Who translates and interprets for people when those services aren’t being provided by organizations? Families will often rely on their children, who are receiving ESL in schools, or who may have picked up on English through immersion. “There are two kinds of children interpreting, right? The child who was born in the U.S. and has learned English in school, child care settings, or through siblings, and the child who came from another country, and is learning English at school,” said Vivian Pérez Chandler, a member of the Winston-Salem/Forsyth County community for over 15 years. “I always carried a dictionary with me everywhere I went, one because I was still learning the language. And there was always so much stress because I kind of became the voice for my parents. I know I kind of had to grow up quicker than a child does, because I had to be at medical appointments, I had to go to make big decisions. ” This is not an uncommon occurrence for students put in positions where they have to help their parents navigate serious and complex conversations, which can cause stress and long-term negative impacts on children’s social emotional learning. “No child should be placed in a position to interpret or translate for their parents things they do not yet understand. Medical and legal terminology is complex as it is, and expecting a child to know how to use and comprehend that terminology is unacceptable,” she adds.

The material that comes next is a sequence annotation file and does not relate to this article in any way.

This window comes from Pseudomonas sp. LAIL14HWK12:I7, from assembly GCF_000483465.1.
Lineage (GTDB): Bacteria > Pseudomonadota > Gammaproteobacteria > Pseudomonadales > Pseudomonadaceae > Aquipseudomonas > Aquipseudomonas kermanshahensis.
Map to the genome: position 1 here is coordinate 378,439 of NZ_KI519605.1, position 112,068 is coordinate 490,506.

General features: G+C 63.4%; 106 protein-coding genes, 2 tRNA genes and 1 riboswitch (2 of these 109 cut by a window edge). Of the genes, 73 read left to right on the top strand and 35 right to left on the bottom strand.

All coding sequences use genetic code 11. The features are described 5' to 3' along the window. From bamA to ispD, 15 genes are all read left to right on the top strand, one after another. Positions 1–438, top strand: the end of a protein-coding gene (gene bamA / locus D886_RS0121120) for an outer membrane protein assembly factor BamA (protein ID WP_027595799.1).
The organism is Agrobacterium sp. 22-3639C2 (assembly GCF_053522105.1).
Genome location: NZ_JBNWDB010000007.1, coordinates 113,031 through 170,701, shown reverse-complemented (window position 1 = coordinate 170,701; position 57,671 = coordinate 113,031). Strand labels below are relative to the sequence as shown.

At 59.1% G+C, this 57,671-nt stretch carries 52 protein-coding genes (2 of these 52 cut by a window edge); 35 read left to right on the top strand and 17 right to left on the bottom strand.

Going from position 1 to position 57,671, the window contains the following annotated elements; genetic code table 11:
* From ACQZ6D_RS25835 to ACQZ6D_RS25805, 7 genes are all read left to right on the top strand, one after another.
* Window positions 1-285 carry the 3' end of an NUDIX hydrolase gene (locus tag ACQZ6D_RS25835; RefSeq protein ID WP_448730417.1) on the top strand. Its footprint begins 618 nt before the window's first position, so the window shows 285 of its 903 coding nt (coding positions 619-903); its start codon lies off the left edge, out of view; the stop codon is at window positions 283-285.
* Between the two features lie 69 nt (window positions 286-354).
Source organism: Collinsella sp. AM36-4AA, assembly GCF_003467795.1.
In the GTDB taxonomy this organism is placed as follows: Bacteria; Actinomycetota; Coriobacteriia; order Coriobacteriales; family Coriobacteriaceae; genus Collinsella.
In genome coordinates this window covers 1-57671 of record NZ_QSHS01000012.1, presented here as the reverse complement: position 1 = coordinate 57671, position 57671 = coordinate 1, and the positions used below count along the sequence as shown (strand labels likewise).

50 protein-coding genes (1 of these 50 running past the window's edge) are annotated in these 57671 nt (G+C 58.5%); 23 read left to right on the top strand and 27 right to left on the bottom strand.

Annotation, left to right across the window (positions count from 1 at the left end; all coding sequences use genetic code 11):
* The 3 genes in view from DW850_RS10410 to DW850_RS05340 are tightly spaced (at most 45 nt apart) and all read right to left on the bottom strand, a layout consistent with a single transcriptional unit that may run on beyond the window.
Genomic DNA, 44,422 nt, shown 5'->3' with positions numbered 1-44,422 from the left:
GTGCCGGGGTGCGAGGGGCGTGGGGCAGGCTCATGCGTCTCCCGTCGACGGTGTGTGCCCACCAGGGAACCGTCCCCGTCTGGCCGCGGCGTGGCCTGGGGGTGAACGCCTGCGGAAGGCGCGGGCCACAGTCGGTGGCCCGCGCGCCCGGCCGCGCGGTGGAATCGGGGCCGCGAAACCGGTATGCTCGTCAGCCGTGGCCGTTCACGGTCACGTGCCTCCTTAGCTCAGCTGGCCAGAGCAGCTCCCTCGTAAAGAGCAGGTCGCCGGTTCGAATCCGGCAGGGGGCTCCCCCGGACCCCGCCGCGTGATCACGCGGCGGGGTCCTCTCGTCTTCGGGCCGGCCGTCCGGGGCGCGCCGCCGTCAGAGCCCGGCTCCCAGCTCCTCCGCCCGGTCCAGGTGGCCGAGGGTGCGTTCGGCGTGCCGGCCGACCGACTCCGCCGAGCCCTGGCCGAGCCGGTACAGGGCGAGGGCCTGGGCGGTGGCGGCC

Another factor in the Latinx community is concern about immigration status. Worries about families being split, deportation, and how information is being used can prevent people from wanting to go anywhere that isn’t strictly necessary to get by, or from talking to people they don’t know and trust to stay safe. Megan Gregory, a bilingual community organizer with the Latino Congress, shared about an experience she had a few years ago with a student in a program she worked with: “In the fall of 2016, the kids just started showing up visibly traumatized and some were crying. They said that their peers taunted them and said Donald Trump was going to deport their parents. […] I distinctly remember sitting in the cafeteria waiting for kids to come, and then I have a third grader with a Spiderman backpack — it’s just so clear that he’s a child — crying and asking me if it was true that Donald Trump was going to deport his parents.” Pérez Chandler recalls, “We never really went anywhere because of the fear of getting pulled over, and always one thing was getting deported because you got pulled over. So I think immigration status is a huge thing that happens in our community. And not only that but also the amount of paperwork that some organizations ask for, if you want to receive some of their services, obviously now as an adult I understand why some of them require so much paperwork. Some of them are because they’re using federal funding, they cannot support someone that is undocumented. I think even those services aren’t for everyone. The processes are just so daunting, and we have to keep in mind everyone’s level of education.”